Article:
Hey there, time traveller!
This article was published 30/5/2016 (335 days ago), so information in it may no longer be current.
Environment Minister Catherine McKenna hosted a community conversation about climate change in Winnipeg Wednesday, one of hundreds of such consultations taking place across Canada.
It was a unique opportunity for community members to speak on Canada’s national climate strategy ahead of its release in the fall, and hundreds of people, with dozens of others sitting on the floor in the hallway outside, packed the conference room in the Fort Garry Hotel to have their say.
As participants of all ages and backgrounds stood up to speak, a few recurring themes dominated the discussions. The vast majority of participants asked for a national strategy that had at its core three principles: that it respects the science of climate change and keeps Canada’s commitment to stay within a 11/2 C level of global warming; that the plan put in motion a fast transition toward a 100 per cent renewable-energy economy; and that the transition be justice-based and reflect the disproportionate impact our current system has on indigenous communities and workers.
One participant ceded his speaking time to simply ask the room to stand up if they were against approving TransCanada’s Energy East pipeline, and not one person in the room stayed seated.
Beyond the individual ideas shared on how to shape a climate strategy, this town hall was a demonstration of the community’s consensus and deep understanding of the intersectional and complex nature of this problem, as well as the desire to offer solutions. When the Liberal government announced in March it would be seeking input from communities to incorporate into the strategy, no one expected the droves of people that have been coming out for town halls across the country, solutions and suggestions in hand.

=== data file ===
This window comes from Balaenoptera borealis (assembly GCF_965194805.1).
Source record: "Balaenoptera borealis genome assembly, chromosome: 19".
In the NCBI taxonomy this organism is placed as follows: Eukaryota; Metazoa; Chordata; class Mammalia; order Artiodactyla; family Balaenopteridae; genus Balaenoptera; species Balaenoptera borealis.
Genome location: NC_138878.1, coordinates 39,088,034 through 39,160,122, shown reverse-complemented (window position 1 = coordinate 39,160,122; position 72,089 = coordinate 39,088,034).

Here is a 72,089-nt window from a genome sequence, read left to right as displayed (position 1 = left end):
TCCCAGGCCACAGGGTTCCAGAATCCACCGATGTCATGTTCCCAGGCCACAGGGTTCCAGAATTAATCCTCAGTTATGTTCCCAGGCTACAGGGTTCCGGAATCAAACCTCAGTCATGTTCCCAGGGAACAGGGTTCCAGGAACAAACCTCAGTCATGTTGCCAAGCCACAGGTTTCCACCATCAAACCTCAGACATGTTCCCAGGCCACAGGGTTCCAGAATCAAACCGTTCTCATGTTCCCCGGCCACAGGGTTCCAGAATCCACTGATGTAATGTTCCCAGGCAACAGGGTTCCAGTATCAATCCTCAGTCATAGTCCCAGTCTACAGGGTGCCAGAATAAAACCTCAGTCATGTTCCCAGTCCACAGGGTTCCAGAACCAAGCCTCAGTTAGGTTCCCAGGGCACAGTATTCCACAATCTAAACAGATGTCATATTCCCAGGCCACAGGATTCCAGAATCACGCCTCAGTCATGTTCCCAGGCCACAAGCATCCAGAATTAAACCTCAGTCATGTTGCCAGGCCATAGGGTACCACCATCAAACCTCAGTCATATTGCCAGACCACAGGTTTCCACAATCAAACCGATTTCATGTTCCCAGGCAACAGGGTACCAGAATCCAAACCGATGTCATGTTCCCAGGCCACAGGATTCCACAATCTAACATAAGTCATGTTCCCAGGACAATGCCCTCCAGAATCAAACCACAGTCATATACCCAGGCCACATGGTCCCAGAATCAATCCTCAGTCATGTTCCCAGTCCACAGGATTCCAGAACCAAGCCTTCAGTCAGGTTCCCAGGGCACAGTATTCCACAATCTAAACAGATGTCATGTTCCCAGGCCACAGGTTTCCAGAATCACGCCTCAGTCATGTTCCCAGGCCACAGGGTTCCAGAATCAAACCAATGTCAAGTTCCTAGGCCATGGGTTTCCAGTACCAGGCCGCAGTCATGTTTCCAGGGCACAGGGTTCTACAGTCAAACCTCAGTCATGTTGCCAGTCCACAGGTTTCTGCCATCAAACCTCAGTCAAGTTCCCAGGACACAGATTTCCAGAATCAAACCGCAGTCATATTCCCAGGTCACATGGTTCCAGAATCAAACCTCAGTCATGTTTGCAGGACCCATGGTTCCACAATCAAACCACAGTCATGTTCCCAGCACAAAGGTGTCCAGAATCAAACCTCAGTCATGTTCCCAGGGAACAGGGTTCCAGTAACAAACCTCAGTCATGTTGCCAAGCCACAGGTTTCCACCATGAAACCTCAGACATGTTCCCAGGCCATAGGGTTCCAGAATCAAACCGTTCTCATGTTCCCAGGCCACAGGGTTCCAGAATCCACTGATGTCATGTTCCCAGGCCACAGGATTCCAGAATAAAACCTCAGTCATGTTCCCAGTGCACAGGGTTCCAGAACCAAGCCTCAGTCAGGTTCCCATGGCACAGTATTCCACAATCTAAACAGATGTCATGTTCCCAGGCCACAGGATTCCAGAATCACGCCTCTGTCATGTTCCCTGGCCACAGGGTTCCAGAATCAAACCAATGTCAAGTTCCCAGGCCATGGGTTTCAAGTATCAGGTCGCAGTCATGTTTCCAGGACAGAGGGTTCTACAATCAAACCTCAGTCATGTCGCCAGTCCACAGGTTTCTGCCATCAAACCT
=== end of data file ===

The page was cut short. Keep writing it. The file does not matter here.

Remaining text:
And while it is important to applaud McKenna’s presence and the Liberal government’s willingness to hold climate consultations as a happy change from the previous Harper government, the Liberal doublespeak on real climate action and continuing the expansion of the oilsands was not lost on participants. This is the first time in a long time government representatives have made any effort to consult communities about federal policy decisions and the first of many instances of community members demanding responses to the contradictory commitments this government has made on climate.
What was demonstrated Wednesday was citizens are able and willing to organize themselves and to rally behind a people’s climate plan — one that works for communities, for indigenous peoples and for people across the world already feeling the impacts of climate change. While I hope the Liberals took away some of the important ideas and solutions brought forth by community members, I hope they have also learned a lesson about our community’s tenacity — of its ability to organize, to consult one another and to speak out and be heard in order to hold this government accountable to bold climate action.
Clayton Thomas-Muller is a member of Mathias Colomb Cree Nation and campaigner for the People’s Climate Plan.